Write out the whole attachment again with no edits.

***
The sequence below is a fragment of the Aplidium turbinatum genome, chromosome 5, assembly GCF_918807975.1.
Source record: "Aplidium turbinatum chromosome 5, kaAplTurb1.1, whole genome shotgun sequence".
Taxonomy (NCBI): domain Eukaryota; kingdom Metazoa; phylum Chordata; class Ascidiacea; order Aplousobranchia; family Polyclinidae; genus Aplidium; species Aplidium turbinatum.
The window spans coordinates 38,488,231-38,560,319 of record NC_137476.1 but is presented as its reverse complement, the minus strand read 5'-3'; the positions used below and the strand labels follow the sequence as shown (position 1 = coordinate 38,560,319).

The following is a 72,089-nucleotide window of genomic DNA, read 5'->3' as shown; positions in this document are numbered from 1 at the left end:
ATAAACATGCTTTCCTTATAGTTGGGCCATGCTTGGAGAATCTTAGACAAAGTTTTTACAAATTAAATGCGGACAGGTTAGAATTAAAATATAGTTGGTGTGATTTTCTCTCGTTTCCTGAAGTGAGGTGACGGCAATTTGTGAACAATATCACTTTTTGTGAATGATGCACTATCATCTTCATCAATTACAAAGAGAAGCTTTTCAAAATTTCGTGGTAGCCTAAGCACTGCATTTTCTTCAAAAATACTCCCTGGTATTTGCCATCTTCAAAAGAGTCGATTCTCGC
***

The sequence below is a fragment of the Aplidium turbinatum genome, chromosome 5, assembly GCF_918807975.1.
Source record: "Aplidium turbinatum chromosome 5, kaAplTurb1.1, whole genome shotgun sequence".
Taxonomy (NCBI): domain Eukaryota; kingdom Metazoa; phylum Chordata; class Ascidiacea; order Aplousobranchia; family Polyclinidae; genus Aplidium; species Aplidium turbinatum.
The window spans coordinates 38,488,231-38,560,319 of record NC_137476.1 but is presented as its reverse complement, the minus strand read 5'-3'; the positions used below and the strand labels follow the sequence as shown (position 1 = coordinate 38,560,319).

The following is a 72,089-nucleotide window of genomic DNA, read 5'->3' as shown; positions in this document are numbered from 1 at the left end:
ATAAACATGCTTTCCTTATAGTTGGGCCATGCTTGGAGAATCTTAGACAAAGTTTTTACAAATTAAATGCGGACAGGTTAGAATTAAAATATAGTTGGTGTGATTTTCTCTCGTTTCCTGAAGTGAGGTGACGGCAATTTGTGAACAATATCACTTTTTGTGAATGATGCACTATCATCTTCATCAATTACAAAGAGAAGCTTTTCAAAATTTCGTGGTAGCCTAAGCACTGCATTTTCTTCAAAAATACTCCCTGGTATTTGCCATCTTCAAAAGAGTCGATTCTCGC